A porcupine does not shoot its quills at danger as was previously thought but instead the quills pierce the skin of the intruder and overlapping scales on the tip lodge like a fishhook making them difficult to pull out. New quills grow in to replace lost ones.
I have observed lions and leopard that have had quills lodged in the faces. This can lead to the death of the predator if the quill is in a place that prevents it from feeding - and the quills may fester.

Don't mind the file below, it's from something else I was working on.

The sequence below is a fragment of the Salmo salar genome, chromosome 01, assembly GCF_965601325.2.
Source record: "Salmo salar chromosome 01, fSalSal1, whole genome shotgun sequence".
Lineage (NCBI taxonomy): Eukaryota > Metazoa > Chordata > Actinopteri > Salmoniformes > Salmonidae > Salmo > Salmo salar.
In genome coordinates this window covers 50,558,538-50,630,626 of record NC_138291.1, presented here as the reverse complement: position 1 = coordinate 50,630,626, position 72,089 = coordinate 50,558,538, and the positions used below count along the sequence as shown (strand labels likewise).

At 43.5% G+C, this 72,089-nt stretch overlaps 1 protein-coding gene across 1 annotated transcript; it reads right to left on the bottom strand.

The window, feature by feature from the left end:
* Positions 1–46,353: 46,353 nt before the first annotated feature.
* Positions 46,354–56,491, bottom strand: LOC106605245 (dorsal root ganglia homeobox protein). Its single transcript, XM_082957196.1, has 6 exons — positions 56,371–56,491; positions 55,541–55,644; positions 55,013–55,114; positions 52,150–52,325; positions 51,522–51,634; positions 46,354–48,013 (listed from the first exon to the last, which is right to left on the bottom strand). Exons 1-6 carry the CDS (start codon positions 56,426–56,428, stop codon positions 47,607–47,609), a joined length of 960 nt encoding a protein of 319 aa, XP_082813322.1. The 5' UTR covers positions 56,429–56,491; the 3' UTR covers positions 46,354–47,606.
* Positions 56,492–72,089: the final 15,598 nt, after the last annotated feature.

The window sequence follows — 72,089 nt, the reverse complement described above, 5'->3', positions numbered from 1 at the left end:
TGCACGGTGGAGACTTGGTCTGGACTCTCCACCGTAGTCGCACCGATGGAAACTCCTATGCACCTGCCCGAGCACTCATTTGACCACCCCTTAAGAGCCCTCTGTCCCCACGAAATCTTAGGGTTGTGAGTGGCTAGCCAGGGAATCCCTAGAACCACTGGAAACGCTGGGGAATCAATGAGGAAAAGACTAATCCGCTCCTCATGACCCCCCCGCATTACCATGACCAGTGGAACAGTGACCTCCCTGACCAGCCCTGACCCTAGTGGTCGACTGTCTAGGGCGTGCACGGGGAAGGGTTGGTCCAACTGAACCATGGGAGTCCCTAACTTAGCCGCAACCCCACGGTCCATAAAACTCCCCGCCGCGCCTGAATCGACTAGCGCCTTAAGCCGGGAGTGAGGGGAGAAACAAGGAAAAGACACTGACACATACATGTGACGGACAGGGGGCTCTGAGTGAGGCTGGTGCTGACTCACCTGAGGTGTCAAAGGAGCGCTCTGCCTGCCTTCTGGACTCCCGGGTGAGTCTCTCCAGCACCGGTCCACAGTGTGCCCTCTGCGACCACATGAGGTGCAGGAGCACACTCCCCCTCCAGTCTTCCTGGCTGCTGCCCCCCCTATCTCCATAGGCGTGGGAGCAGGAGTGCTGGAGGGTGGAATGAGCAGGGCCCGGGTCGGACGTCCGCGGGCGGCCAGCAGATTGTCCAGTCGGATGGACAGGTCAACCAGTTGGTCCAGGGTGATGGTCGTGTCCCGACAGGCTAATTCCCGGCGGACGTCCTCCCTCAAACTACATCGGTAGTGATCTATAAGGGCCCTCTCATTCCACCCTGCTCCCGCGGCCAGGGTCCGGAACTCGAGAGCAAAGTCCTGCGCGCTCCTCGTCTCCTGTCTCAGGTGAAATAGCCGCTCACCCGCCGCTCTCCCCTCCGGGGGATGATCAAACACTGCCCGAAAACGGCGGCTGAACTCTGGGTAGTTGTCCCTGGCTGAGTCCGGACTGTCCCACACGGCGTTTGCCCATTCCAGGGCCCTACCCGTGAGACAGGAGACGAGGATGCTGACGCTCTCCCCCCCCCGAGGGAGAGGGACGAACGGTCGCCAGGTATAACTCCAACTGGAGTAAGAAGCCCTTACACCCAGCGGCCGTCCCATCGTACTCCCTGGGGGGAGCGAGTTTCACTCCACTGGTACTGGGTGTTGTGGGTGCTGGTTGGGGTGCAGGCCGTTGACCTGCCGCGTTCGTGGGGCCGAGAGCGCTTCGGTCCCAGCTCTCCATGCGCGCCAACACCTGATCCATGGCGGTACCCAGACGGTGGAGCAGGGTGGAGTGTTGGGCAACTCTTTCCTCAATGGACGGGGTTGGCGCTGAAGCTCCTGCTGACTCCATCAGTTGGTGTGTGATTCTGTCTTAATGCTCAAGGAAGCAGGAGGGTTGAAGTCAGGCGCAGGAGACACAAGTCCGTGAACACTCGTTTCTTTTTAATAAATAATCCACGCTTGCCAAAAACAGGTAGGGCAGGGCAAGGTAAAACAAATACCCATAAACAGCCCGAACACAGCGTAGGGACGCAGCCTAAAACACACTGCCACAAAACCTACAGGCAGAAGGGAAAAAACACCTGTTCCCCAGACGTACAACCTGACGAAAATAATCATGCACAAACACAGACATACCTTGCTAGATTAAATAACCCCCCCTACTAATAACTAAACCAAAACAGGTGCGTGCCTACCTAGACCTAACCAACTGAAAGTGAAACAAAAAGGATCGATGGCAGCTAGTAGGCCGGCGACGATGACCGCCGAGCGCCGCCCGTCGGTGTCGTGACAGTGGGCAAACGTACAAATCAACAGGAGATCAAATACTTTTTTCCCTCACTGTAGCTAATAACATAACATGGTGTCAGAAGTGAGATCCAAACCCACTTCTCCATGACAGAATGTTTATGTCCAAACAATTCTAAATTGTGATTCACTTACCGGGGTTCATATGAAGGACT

Porcupines will warn predators by rattling quills on the end of the tail. If this does not work the porcupine will reverse into its attacker, lodging quills in the predators face.
I observed two lionesses attempting to hunt a porcupine and its' young. In a bid to protect its young, and itself, the adult would always move its back side to face the lions. The cat and mouse went on for more than an hour before the lions gave up.
The Porcupine, Africa's largest rodent, feeds on roots, bulbs, tubers and tree bark and it is thought that porcupines chew on bones for calcium as the burrows often have bones lying around.
Very little is known about the breeding of porcupines, but what is certain is that the young are well developed and the quills harden within the first few weeks.